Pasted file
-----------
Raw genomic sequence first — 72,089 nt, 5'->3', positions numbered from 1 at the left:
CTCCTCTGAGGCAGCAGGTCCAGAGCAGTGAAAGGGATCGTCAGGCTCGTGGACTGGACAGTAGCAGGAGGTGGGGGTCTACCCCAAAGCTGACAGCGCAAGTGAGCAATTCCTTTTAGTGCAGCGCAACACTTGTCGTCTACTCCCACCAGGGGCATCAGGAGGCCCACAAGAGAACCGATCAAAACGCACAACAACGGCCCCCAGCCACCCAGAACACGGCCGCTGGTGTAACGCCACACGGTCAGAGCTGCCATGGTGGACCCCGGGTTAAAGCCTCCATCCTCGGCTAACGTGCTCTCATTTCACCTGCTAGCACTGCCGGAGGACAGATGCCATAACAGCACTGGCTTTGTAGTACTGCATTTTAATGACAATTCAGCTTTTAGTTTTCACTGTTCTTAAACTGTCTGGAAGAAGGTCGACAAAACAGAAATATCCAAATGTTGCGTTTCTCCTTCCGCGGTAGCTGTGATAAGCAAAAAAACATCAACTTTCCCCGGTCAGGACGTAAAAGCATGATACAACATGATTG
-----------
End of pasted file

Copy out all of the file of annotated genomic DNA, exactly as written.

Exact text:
Raw genomic sequence first — 72,089 nt, 5'->3', positions numbered from 1 at the left:
CTCCTCTGAGGCAGCAGGTCCAGAGCAGTGAAAGGGATCGTCAGGCTCGTGGACTGGACAGTAGCAGGAGGTGGGGGTCTACCCCAAAGCTGACAGCGCAAGTGAGCAATTCCTTTTAGTGCAGCGCAACACTTGTCGTCTACTCCCACCAGGGGCATCAGGAGGCCCACAAGAGAACCGATCAAAACGCACAACAACGGCCCCCAGCCACCCAGAACACGGCCGCTGGTGTAACGCCACACGGTCAGAGCTGCCATGGTGGACCCCGGGTTAAAGCCTCCATCCTCGGCTAACGTGCTCTCATTTCACCTGCTAGCACTGCCGGAGGACAGATGCCATAACAGCACTGGCTTTGTAGTACTGCATTTTAATGACAATTCAGCTTTTAGTTTTCACTGTTCTTAAACTGTCTGGAAGAAGGTCGACAAAACAGAAATATCCAAATGTTGCGTTTCTCCTTCCGCGGTAGCTGTGATAAGCAAAAAAACATCAACTTTCCCCGGTCAGGACGTAAAAGCATGATACAACATGATTG